The American Academy of Otolaryngology – Head and Neck Surgery (AAOHNS) published “Hoarseness Clinical Practice Guidelines (CPG) in the September issue of Otolaryngology – Head and Neck Surgery. Though perhaps well-intentioned, the CPG seeks to set a profoundly inappropriate and dangerous precedent.
For Americans who are concerned about healthcare reform, the hoarseness CPG is an example of what can go wrong. Having “metrics” driven by “evidence-based medicine” is an unrealistic present day reality. The whole idea of “metrics” is new and there is very little worthwhile litterature yet on which to make such quidelines. (See article in the Wall Street Journal, “Why ‘Quality’ Care is Dangerous.”)
As a long-time academic surgeon and researcher, I can say that very little that we doctors do is based upon the idea “evidence-based research.” It’s a nice term for rigid data analysis. And as you will see, the “Rosenfeld CPG method” breaks down when the field — in this case laryngology — is developing and if the “evidence” is selectively evaluated. Furthermore, many supposedly “evidenced-based” studies currently in the medical literature are politically motivated or simply flawed. This is particularly the case for laryngopharyngeal reflux (LPR) outcomes studies.
The hoarseness CPG was written using a boilerplate formula by writers most of whom knew nothing about laryngology. There were no experts on the panel, and when experts (I was one of them) were asked to review the document, our concerns and recommendations were ignored. Not only did the document have no experts, there were no reviewers who could have tempered erroneous conclusions; the paper was not peer reviewed.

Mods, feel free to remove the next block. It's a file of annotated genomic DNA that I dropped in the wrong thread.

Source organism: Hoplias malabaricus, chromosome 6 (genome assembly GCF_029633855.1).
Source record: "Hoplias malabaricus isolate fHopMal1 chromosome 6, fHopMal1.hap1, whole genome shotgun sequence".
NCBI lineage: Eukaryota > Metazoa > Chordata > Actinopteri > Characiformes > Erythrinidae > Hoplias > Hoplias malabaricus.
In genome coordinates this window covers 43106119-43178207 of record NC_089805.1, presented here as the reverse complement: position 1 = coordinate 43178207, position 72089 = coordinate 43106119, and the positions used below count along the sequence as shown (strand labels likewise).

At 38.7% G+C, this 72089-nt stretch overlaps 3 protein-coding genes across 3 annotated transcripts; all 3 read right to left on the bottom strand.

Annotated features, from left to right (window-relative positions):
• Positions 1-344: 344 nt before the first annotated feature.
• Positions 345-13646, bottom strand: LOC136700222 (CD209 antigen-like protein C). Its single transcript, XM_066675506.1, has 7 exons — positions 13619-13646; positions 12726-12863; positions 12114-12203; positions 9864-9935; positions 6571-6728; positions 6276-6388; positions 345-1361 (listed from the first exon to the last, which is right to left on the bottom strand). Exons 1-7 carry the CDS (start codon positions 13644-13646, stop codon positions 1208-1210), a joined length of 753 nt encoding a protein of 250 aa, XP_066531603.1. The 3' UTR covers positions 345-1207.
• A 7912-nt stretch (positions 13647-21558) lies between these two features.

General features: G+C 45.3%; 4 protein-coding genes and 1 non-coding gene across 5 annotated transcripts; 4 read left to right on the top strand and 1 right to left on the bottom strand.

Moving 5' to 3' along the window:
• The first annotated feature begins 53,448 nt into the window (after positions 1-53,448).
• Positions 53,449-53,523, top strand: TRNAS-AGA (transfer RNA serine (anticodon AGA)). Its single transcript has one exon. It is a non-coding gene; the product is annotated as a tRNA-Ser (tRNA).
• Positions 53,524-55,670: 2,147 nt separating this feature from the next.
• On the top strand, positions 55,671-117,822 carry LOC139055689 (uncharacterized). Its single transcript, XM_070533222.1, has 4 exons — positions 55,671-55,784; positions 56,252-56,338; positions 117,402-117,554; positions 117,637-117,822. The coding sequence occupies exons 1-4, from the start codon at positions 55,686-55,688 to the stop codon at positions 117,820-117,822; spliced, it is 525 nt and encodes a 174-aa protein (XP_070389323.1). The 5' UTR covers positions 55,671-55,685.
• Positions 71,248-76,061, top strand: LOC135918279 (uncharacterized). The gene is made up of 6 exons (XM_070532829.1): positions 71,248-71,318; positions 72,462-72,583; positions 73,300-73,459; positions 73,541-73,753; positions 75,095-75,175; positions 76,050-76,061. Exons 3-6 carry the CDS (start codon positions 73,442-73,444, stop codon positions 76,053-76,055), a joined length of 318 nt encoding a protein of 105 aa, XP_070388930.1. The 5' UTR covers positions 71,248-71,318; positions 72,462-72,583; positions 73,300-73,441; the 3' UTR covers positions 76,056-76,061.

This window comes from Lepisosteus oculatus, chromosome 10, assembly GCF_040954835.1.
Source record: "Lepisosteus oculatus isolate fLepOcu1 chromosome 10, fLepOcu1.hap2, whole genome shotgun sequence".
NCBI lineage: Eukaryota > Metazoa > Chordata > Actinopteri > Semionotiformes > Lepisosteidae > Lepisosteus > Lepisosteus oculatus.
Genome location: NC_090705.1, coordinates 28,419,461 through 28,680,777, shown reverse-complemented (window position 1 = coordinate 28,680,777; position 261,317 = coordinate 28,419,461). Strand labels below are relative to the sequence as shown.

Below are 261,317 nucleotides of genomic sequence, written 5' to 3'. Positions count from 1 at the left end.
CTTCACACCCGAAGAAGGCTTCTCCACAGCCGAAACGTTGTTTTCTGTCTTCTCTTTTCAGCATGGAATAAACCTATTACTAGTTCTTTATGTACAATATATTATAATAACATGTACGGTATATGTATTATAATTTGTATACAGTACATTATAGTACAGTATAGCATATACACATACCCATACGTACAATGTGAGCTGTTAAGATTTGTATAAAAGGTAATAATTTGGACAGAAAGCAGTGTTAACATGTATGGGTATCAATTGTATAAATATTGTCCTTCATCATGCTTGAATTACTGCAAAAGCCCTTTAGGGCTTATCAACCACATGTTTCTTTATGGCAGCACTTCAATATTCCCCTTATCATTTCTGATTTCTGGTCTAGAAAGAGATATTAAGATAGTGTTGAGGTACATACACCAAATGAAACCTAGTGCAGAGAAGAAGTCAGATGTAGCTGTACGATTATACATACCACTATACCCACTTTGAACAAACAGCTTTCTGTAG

Not peer reviewed, how could that happen? Dr. Rosenfeld, the patriarch behind the hoarseness guideline — the one who set the rules and picked the panel members — also happens to the editor of the medical journal in which the CPG was published. The hoarseness CPG was submitted and accepted the same day without peer review. According to Dr. Rosenfeld, this was because the panel was actually an “AAO committee”; thus, the paper was accepted without peer review as a “committee report.” To my way of thinking, Dr. Rosenfeld has a conflict of interest — in fact the entire CPG program is his baby and he is editor of the journal in which they are published. In a nutshell, that is why the hoarseness CPG was NOT peer reviewed. Of course in my opinion, it could not have stood peer group scrutiny.
In the case of the hoarseness CPG, non-experts came up with rules about how to handle hoarseness based exclusively on what is in the medical literature, and not modified by judgment, experience or context. The hoarseness CPG only makes very little clinical sense, and it will actually harm patients.